China’s new ruler Xi Jinping and his standing committee will preside over 1.3 billion people and the second largest economy in the world. What will be the main issues to define their leadership?
China has had a complicated relationship with wealth and money. While market economics ushered in economic growth after former leader Deng Xiaoping’s pronouncement that “to get rich is glorious”, Communist party officials have tried to distance themselves from accusations of their own personal wealth.
“You should not go into politics if you wish to become wealthy,” said the incoming Xi Jinping in August 2000, in the only interview he is known to have given. “In that case you will inevitably become a corrupt and filthy official.”
However after a string of revelations about the fortunes of senior officials earlier this year and people witnessing local officials becoming obviously more wealthy, the ruling officials will be under fierce scrutiny by the general public who will not be happy to see leaders getting richer if their own situation is not improving.
The average Chinese are being indoctrinated to believe that tomorrow will be a better day. Professor Steve Tsang
As lawmakers are seen to take advantage of their position, this is beginning to impact how the public hold them to account. And in recent years, the Chinese have started to rebel against the strict laws in society, seeing their leaders doing the same and benefiting from it, says Channel 4 News producer Bessie Du.
“The ‘happiness index’ for many ordinary Chinese has dropped to a record low in the last decade,” she writes. “Many feel that the country has descended into lawlessness. No-one obeys the rules anymore because the authorities no longer have credibility.”
And that brings us on to another major issue facing China’s new leaders. After growing at a startling rate for years, China’s economy is beginning to slow down and economists say it will need significant restructuring to survive. At the moment, China is dependent on exports – the demand for which is slowing down, due to recessions elsewhere – and inward investment, which is funded by central banks and is therefore unsustainable.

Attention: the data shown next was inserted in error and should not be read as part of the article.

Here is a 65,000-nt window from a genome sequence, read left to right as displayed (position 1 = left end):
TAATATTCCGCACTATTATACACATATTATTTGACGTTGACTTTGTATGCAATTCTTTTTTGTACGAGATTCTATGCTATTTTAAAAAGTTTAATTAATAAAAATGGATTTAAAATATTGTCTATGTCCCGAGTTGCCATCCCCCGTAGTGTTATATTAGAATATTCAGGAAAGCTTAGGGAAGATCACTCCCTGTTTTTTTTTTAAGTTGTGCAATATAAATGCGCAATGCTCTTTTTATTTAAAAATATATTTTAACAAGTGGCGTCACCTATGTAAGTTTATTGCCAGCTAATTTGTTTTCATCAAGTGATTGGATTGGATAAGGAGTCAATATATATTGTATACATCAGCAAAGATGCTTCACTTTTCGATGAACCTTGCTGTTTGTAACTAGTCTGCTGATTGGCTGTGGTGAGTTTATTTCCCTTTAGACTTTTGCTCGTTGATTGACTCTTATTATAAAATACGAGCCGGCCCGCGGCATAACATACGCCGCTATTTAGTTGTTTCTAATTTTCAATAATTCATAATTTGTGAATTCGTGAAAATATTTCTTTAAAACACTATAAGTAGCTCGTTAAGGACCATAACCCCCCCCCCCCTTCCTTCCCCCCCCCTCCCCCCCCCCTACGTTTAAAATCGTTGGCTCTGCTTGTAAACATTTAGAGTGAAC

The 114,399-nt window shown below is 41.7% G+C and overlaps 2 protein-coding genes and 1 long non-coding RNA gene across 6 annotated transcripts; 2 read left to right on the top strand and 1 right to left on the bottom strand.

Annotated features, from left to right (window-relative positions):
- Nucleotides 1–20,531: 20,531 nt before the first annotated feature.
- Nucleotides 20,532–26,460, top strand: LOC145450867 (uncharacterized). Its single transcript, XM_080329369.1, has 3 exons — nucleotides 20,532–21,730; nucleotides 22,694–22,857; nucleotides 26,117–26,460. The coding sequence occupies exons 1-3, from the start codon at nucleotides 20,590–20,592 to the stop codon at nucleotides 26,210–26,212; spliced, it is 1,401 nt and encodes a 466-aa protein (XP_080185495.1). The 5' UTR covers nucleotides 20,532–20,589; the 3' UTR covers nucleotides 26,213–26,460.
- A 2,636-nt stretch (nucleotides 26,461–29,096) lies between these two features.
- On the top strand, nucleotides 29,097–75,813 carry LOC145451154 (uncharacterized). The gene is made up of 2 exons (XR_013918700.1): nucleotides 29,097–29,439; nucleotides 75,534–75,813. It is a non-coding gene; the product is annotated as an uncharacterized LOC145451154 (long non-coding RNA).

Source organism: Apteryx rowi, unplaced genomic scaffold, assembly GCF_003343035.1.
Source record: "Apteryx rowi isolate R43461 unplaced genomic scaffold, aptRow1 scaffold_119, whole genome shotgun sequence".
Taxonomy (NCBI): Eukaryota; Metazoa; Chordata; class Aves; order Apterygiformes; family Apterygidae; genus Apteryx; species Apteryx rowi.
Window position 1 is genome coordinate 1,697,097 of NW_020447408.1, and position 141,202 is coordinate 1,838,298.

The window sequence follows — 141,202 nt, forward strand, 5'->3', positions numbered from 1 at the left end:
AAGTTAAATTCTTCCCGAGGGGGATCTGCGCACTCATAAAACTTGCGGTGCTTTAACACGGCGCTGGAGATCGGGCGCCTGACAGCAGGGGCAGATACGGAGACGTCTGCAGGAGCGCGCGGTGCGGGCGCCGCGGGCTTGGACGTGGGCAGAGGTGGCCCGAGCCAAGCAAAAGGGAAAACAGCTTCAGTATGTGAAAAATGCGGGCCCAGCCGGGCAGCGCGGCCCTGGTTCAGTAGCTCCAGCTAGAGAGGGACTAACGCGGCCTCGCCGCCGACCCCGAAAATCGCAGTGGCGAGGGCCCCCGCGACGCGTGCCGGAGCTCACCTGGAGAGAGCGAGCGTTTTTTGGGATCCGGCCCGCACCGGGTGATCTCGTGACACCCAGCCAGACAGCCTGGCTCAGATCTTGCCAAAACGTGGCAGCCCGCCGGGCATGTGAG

“The government needs to rebalance the economy to become not so dependent on these two drivers, and instead, to become dependent on domestic consumptions, or consumers, and domestic services generation,” Steve Tsang, professor of contemporary Chinese studies at Nottingham University, told Channel 4 News.
The Chinese government appears to agree in principle with the idea of opening up state dominion over the market, and allow small and medium-sized companies to thrive. But whether they will do it is yet to be seen.
After years of draconian measures such as the one-child policy attempting to reduce China’s population, it now seems the country is facing the opposite problem – too low a birth rate. The last census in 2011 showed that the number of people under the age of 14 declined from 23 per cent in 2000 to 17 per cent.
China’s working population is expected to shrink over the next few years, and this group will bear the heavy burden of a growing older population, who now represent 13.3 per cent of the population. And while pensions are currently available for employees of a state owned enterprise, this will be unsustainable for much longer.
There is also the problem of tens of millions of young men being unable to find a wife, as they outnumber women in the population – a phenomenon that is likely to present significant problems in the future, and is unlikely to be remedied any time soon. Among newborn babies in 2010, there were more than 118 boys for every 100 girls.